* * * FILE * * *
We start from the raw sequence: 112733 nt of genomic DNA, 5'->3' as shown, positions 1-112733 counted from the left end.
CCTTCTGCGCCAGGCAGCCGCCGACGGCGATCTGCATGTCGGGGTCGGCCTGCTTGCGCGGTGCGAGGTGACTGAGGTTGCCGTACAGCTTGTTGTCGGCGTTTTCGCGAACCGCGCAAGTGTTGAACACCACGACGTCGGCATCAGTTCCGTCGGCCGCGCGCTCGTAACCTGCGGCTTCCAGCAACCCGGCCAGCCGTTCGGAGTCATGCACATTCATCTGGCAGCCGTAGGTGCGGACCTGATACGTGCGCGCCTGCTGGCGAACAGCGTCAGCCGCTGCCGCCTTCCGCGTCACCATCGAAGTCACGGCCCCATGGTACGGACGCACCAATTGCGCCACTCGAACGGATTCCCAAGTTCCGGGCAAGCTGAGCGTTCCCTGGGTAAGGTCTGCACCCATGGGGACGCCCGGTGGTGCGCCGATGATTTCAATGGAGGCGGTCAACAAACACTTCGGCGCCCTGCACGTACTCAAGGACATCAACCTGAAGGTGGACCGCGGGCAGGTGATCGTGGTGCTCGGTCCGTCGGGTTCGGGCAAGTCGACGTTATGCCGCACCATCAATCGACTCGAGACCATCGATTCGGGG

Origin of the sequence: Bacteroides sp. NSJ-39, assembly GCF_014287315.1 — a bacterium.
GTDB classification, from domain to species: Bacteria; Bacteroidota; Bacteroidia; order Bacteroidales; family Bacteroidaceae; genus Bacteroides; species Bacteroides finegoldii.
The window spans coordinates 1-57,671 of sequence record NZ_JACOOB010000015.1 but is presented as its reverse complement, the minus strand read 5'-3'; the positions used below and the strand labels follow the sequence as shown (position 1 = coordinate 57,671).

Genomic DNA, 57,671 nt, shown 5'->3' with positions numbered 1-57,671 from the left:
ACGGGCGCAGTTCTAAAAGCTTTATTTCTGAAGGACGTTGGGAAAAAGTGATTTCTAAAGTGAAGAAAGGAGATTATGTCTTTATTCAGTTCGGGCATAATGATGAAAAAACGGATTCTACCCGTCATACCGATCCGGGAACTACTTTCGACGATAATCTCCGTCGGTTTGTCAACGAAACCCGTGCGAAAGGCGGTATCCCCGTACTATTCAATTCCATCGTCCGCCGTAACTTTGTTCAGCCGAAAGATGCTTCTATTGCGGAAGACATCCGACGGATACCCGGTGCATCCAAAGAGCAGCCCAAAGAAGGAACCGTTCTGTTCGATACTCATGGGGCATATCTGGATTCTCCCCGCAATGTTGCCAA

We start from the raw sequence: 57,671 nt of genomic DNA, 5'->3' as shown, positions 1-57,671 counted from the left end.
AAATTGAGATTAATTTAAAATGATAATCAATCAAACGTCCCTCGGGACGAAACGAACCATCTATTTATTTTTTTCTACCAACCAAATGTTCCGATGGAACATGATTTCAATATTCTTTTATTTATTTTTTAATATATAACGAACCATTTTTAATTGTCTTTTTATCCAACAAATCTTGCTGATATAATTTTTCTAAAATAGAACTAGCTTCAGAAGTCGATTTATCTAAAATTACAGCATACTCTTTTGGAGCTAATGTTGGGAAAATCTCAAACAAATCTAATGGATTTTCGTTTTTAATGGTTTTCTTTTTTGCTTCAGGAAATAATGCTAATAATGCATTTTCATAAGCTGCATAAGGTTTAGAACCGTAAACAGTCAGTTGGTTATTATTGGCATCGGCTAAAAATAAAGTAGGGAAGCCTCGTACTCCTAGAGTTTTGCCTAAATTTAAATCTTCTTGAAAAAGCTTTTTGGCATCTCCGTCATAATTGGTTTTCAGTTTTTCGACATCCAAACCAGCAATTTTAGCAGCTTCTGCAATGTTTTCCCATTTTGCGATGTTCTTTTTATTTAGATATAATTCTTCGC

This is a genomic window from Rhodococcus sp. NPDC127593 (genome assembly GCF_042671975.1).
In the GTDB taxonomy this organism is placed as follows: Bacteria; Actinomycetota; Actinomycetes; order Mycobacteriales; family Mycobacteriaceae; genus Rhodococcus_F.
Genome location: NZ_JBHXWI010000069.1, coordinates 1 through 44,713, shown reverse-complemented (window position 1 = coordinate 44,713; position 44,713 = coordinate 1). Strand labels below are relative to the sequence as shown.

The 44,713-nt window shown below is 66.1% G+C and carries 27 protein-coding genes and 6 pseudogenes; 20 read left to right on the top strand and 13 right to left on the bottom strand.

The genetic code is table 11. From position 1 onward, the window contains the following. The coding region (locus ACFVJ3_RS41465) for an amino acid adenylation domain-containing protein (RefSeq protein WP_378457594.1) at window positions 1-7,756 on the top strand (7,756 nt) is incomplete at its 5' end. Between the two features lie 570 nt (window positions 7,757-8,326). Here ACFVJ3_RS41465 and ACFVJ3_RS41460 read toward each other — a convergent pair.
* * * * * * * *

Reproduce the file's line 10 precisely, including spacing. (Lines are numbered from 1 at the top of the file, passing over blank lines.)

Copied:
This is a genomic window from Rhodococcus sp. NPDC127593 (genome assembly GCF_042671975.1).